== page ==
• Reading Level 3

The anonymous app causing angst online

Not Gonna Lie: NGL was the 10th most downloaded app in June.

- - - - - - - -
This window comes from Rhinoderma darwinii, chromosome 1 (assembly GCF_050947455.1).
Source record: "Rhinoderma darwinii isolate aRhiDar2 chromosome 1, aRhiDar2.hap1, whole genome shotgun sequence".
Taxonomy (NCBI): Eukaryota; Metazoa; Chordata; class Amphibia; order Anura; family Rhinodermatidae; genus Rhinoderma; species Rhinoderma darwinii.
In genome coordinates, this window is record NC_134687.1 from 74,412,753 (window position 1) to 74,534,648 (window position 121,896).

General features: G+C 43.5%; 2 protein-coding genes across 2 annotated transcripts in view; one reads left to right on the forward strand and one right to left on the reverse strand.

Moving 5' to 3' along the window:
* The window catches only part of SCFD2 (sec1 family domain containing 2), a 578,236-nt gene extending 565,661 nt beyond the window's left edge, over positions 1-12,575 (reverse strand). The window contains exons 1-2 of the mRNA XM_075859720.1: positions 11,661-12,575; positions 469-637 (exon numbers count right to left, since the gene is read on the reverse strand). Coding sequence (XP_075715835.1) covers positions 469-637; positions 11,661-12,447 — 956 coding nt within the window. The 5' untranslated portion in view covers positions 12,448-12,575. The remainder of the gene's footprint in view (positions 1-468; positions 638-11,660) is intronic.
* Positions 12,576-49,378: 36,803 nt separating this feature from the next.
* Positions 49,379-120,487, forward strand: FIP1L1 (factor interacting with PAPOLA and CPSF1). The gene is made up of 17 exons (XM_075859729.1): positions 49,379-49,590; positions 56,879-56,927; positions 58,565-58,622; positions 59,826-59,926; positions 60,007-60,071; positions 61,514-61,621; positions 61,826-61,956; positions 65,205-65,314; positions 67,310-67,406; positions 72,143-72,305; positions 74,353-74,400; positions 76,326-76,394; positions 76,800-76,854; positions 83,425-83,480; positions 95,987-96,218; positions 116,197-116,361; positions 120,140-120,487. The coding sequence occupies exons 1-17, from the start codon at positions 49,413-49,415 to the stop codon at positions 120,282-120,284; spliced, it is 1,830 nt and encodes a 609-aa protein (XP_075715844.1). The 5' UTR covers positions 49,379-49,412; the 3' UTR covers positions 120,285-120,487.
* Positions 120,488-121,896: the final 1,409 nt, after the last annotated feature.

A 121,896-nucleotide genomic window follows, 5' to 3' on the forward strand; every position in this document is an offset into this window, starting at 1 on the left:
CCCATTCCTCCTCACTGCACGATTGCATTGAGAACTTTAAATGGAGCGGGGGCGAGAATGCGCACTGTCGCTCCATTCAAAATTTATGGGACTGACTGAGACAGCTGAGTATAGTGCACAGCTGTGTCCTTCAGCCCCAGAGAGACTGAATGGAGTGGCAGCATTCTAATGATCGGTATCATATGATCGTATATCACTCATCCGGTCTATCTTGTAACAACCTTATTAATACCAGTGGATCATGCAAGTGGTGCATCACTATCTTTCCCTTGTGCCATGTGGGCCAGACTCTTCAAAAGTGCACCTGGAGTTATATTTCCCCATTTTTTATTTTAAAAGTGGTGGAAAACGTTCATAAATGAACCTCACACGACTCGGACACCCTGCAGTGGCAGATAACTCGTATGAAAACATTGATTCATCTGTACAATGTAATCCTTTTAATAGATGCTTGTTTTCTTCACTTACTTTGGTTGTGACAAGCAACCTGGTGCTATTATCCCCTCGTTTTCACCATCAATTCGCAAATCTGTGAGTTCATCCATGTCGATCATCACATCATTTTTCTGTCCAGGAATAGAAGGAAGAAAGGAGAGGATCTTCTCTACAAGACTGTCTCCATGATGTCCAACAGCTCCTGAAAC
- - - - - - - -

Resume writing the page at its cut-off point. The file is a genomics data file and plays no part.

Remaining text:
Should ID be compulsory on the internet? New messaging app NGL taps into our worst instincts, insists one journalist. But others warn banning anonymity would put freedoms at risk. Harold was delighted. He had been worried that some of the anonymous messages he got via his new app app would be very rude. But, he says, “it was actually a warm flood of responses about people’s experiences with me, so it was a really nice surprise". Harold is one of more than 15 million people around the world who have downloaded NGL. The app invites anonymous questions and comments from followers. “It’s fun,” Harold explains. “Who wouldn’t want to know someone’s secret thoughts on them?” Not everyone agrees. Reggie Baril, a Los Angeles musician, got messages with “more hate than not”. One of them called him “a social climber”. Online anonymity is a big issue. Critics say it allows people to say hurtful things that they could not get away with if everyone knew who they were. According to Valeriya Safranova of the New York Times, anonymous messaging apps are usually withdrawn because of “unfettered bullying, harassment or misinformation.” Premier League players have received thousands of abusive messages. One survey found that 56% of these were racist. As a result, some people want all social-media users to sign in with verifiable identification. This would make them easy to trace if they broke the law. But for others anonymity is highly attractive. Being able to confess feelings that you have always kept quiet about can be a huge relief. Anonymity can also keep you safe. Without it, according to Amnesty InternationalAn international non-governmental organisation focused on human rights. , many people would be at risk, such as anti-government campaigners and journalists who uncover corruption In countries like Russia and China, VPNs have been banned to stop users hiding their identities. Should ID be compulsory on the internet? Nameless shameless? Yes: As things stand, anyone can post appalling abuse on the internet, or pretend to be someone they are not for grooming or other criminal purposes. Compulsory ID would put an end to that.

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